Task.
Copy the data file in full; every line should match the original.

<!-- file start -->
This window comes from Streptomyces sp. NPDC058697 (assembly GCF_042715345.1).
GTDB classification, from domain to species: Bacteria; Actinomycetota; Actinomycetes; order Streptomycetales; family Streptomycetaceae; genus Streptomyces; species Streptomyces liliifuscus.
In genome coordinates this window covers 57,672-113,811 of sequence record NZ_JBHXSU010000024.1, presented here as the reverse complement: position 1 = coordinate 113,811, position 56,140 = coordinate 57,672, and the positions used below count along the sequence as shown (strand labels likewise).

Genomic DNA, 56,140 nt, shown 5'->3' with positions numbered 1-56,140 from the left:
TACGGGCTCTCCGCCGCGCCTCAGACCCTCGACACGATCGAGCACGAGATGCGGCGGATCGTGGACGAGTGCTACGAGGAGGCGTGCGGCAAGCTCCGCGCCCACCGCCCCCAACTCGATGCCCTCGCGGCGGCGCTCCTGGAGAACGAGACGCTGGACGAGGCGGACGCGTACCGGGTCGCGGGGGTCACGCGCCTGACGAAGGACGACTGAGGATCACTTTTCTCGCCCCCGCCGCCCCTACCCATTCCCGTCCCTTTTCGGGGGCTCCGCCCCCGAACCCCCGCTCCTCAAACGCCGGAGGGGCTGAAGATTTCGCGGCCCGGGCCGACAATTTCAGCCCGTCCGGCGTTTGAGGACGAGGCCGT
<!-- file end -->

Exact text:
This window comes from Streptomyces sp. NPDC058697 (assembly GCF_042715345.1).
GTDB classification, from domain to species: Bacteria; Actinomycetota; Actinomycetes; order Streptomycetales; family Streptomycetaceae; genus Streptomyces; species Streptomyces liliifuscus.
In genome coordinates this window covers 57,672-113,811 of sequence record NZ_JBHXSU010000024.1, presented here as the reverse complement: position 1 = coordinate 113,811, position 56,140 = coordinate 57,672, and the positions used below count along the sequence as shown (strand labels likewise).

Genomic DNA, 56,140 nt, shown 5'->3' with positions numbered 1-56,140 from the left:
TACGGGCTCTCCGCCGCGCCTCAGACCCTCGACACGATCGAGCACGAGATGCGGCGGATCGTGGACGAGTGCTACGAGGAGGCGTGCGGCAAGCTCCGCGCCCACCGCCCCCAACTCGATGCCCTCGCGGCGGCGCTCCTGGAGAACGAGACGCTGGACGAGGCGGACGCGTACCGGGTCGCGGGGGTCACGCGCCTGACGAAGGACGACTGAGGATCACTTTTCTCGCCCCCGCCGCCCCTACCCATTCCCGTCCCTTTTCGGGGGCTCCGCCCCCGAACCCCCGCTCCTCAAACGCCGGAGGGGCTGAAGATTTCGCGGCCCGGGCCGACAATTTCAGCCCGTCCGGCGTTTGAGGACGAGGCCGT